Aeronautical Information Manual (AIM), page 324

Index   323 -- Page 324 -- 325

2. The following phraseology should be utilized
by pilots for establishing contact with the designated

(a) When operating in a radar environment:
On initial contact, the pilot should inform the
controller of the aircraft's assigned altitude preceded
by the words "level," or "climbing to," or
"descending to," as appropriate; and the aircraft's

present vacating altitude, if applicable.

1. (Name) CENTER, (aircraft identification), LEVEL
(altitude or flight level).

2. (Name) CENTER, (aircraft identification), LEAVING

(exact altitude or flight level), CLIMBING TO OR

DESCENDING TO (altitude of flight level).

Exact altitude or flight level means to the nearest 100 foot
increment. Exact altitude or flight level reports on initial

contact provide ATC with information required prior to
using Mode C altitude information for separation

(b) When operating in a nonradar environ-
(1) On initial contact, the pilot should
inform the controller of the aircraft's present position,
altitude and time estimate for the next reporting point.

(Name) CENTER, (aircraft identification), (position),
(altitude), ESTIMATING (reporting point) AT (time).
(2) After initial contact, when a position
report will be made, the pilot should give the
controller a complete position report.
(Name) CENTER, (aircraft identification), (position),
(time), (altitude), (type of flight plan), (ETA and name of
next reporting point), (the name of the next succeeding
reporting point), AND (remarks).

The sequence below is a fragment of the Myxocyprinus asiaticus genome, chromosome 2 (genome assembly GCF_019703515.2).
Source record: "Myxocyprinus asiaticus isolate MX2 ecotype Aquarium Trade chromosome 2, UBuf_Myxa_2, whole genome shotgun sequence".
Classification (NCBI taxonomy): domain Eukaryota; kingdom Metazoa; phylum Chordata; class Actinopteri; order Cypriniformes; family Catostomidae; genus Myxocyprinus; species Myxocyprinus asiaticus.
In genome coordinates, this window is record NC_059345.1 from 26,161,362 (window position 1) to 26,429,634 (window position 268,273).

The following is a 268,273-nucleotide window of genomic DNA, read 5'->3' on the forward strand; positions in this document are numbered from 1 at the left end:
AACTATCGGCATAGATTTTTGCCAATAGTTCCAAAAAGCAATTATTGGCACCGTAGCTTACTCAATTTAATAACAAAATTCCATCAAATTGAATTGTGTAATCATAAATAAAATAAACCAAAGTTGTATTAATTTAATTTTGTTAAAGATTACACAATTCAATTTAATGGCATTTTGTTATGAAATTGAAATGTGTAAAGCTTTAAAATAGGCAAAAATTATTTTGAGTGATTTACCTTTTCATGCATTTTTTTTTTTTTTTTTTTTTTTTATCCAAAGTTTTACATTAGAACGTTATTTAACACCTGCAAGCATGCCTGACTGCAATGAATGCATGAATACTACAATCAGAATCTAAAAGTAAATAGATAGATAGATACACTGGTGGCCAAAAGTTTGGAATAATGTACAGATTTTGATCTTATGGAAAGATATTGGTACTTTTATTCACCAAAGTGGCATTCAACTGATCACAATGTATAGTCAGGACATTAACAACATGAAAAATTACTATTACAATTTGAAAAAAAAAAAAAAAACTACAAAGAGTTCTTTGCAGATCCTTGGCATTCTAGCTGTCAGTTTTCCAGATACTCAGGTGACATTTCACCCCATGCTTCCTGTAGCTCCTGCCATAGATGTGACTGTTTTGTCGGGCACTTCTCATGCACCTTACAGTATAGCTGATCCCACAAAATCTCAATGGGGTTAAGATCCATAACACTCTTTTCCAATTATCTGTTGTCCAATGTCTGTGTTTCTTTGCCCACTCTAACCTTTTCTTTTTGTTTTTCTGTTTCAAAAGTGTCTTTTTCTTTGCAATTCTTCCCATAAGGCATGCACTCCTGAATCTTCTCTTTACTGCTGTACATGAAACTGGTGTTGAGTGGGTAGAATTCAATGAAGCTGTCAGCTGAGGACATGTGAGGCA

AIM, Paragraph 5-3-2 , Position Reporting
3. At times controllers will ask pilots to verify
that they are at a particular altitude. The phraseology
used will be: "VERIFY AT (altitude)." In climbing or
descending situations, controllers may ask pilots to
Pilots should confirm that they are at the altitude

stated by the controller or that the assigned altitude is
correct as stated. If this is not the case, they should
inform the controller of the actual altitude being
maintained or the different assigned altitude.

Pilots should not take action to change their actual
altitude or different assigned altitude to the altitude stated
in the controllers verification request unless the
controller specifically authorizes a change.

c. ARTCC Radio Frequency Outage. ARTCCs
normally have at least one back-up radio receiver and
transmitter system for each frequency, which can
usually be placed into service quickly with little or no

disruption of ATC service. Occasionally, technical

problems may cause a delay but switchover seldom

takes more than 60 seconds. When it appears that the
outage will not be quickly remedied, the ARTCC will
usually request a nearby aircraft, if there is one, to

switch to the affected frequency to broadcast

communications instructions. It is important, there-
fore, that the pilot wait at least 1 minute before
deciding that the ARTCC has actually experienced a
radio frequency failure. When such an outage does
occur, the pilot should, if workload and equipment
capability permit, maintain a listening watch on the
affected frequency while attempting to comply with
the following recommended communications

1. If two-way communications cannot be
established with the ARTCC after changing frequen-
cies, a pilot should attempt to recontact the
transferring controller for the assignment of an
alternative frequency or other instructions.
2. When an ARTCC radio frequency failure
occurs after two-way communications have been
established, the pilot should attempt to reestablish
contact with the center on any other known ARTCC
frequency, preferably that of the next responsible
sector when practicable, and ask for instructions.
However, when the next normal frequency change
along the route is known to involve another ATC
facility, the pilot should contact that facility, if
feasible, for instructions. If communications cannot
be reestablished by either method, the pilot is
expected to request communications instructions
from the FSS appropriate to the route of flight.

5-3-2 En Route Procedures

Page 324 of the Aeronautical Information Manual (AIM.pdf)
AIM: Official Guide to Basic Flight Information and ATC Procedures

Index   323 -- Page 324 -- 325